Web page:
According to a new UN report released on Monday, as you read this sentence, around 50 million people are living in modern slavery. That’s about 10 million more than were reported five years ago.
That definition of modern slavery is tricky, so let’s break that down first. Modern slavery can mean two things: for one, it can be people who are trapped in forced labor situations, mostly because of debts; secondly, it can include people who are in forced marriages. It’s basically a situation where a person can’t leave “because of threats, violence, deception, abuse of power or other forms of coercion.” Women and children are the most vulnerable groups.
A huge number of these people in modern slavery are children. Of the 27.6 million people in forced labor situations, 3.3 million are kids, and half are being exploited sexually for commercial purposes.
Of course, the pandemic played a role in growing the number of people in modern-day slavery. Experts say that economic crises around the world increased global poverty and forced people to take on more debt, and now many of those people are being forced into labor to pay it off. The report explains how climate change has made more people become migrants, putting them at greater risk.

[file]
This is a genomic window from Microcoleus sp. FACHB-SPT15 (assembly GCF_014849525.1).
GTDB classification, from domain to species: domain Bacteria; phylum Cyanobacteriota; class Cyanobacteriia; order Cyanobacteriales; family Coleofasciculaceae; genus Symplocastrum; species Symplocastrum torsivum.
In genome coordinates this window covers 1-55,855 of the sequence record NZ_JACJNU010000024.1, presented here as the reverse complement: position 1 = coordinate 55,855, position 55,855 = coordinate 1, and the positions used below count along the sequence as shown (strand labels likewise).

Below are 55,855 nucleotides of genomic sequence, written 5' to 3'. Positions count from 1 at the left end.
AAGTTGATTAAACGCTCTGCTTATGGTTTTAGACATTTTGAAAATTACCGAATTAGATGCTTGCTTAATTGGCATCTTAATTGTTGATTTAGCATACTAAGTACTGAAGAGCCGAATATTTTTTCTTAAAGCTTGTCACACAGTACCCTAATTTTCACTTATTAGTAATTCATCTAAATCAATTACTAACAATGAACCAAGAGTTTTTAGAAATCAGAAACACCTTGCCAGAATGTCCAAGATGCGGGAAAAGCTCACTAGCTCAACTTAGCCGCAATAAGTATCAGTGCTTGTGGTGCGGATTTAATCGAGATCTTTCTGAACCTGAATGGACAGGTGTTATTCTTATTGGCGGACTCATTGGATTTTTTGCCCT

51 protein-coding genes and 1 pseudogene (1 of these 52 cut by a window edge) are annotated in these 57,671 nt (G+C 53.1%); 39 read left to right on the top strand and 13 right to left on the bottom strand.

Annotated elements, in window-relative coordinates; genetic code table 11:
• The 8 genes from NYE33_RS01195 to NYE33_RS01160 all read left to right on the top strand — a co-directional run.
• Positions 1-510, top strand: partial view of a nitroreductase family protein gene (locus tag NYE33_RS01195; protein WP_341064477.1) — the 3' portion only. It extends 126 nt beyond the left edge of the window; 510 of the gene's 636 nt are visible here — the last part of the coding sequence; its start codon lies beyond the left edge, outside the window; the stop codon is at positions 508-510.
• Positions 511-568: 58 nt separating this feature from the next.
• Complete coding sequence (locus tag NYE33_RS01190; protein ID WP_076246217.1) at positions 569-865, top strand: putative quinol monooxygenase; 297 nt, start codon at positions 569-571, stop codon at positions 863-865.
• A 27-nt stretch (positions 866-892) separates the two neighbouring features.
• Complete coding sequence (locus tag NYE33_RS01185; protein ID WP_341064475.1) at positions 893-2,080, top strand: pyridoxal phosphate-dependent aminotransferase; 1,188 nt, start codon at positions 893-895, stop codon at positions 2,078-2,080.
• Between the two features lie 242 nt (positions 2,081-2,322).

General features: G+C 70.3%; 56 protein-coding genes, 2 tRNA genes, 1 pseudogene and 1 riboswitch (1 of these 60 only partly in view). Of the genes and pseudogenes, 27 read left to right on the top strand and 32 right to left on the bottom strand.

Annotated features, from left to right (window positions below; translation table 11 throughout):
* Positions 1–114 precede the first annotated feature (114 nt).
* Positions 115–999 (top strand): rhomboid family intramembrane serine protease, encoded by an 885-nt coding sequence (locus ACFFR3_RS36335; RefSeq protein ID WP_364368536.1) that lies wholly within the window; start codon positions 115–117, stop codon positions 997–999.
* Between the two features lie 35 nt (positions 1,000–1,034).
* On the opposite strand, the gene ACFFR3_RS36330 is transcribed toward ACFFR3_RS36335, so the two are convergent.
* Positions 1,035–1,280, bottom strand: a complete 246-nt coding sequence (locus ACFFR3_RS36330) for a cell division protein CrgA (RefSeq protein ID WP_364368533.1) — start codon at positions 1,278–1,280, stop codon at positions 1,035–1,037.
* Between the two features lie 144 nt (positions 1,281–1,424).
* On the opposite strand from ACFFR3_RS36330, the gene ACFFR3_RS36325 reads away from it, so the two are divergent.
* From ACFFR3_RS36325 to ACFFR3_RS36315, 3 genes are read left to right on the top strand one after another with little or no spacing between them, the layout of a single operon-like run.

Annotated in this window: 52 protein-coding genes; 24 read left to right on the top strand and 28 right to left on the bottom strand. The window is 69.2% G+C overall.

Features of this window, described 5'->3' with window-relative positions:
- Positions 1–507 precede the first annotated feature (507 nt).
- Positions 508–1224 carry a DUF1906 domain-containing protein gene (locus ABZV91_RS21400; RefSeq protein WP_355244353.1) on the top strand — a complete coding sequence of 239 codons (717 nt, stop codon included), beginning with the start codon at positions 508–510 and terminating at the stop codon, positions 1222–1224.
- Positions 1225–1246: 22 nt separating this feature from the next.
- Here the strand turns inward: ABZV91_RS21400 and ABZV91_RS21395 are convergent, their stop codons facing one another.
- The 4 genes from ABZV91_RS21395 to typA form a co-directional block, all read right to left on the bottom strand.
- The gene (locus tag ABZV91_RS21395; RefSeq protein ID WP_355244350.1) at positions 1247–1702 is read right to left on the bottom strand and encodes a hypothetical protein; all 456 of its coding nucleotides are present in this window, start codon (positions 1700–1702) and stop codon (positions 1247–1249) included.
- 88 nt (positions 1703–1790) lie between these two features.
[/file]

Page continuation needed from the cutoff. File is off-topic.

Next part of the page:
The report calls for a focused international effort to fix the problem. “Promises and statements of good intent are not enough,” it says.
“Modern slavery occurs in almost every country in the world, and cuts across ethnic, cultural and religious lines,” read the report from the International Labour Organization, the UN’s arm for this kind of analysis. “More than half (52 per cent) of all forced labour and a quarter of all forced marriages can be found in upper-middle income or high-income countries.”
“It is shocking that the situation of modern slavery is not improving,” said ILO director-general Guy Ryder. “Nothing can justify the persistence of this fundamental abuse of human rights.”
“Modern slavery is the antithesis of sustainable development,” said Grace Forrest, Founding Director of Walk Free. “Yet, in 2022, it continues to underpin our global economy. It is a man-made problem, connected to both historical slavery and persisting structural inequality. In a time of compounding crises, genuine political will is the key to ending these human rights abuses.”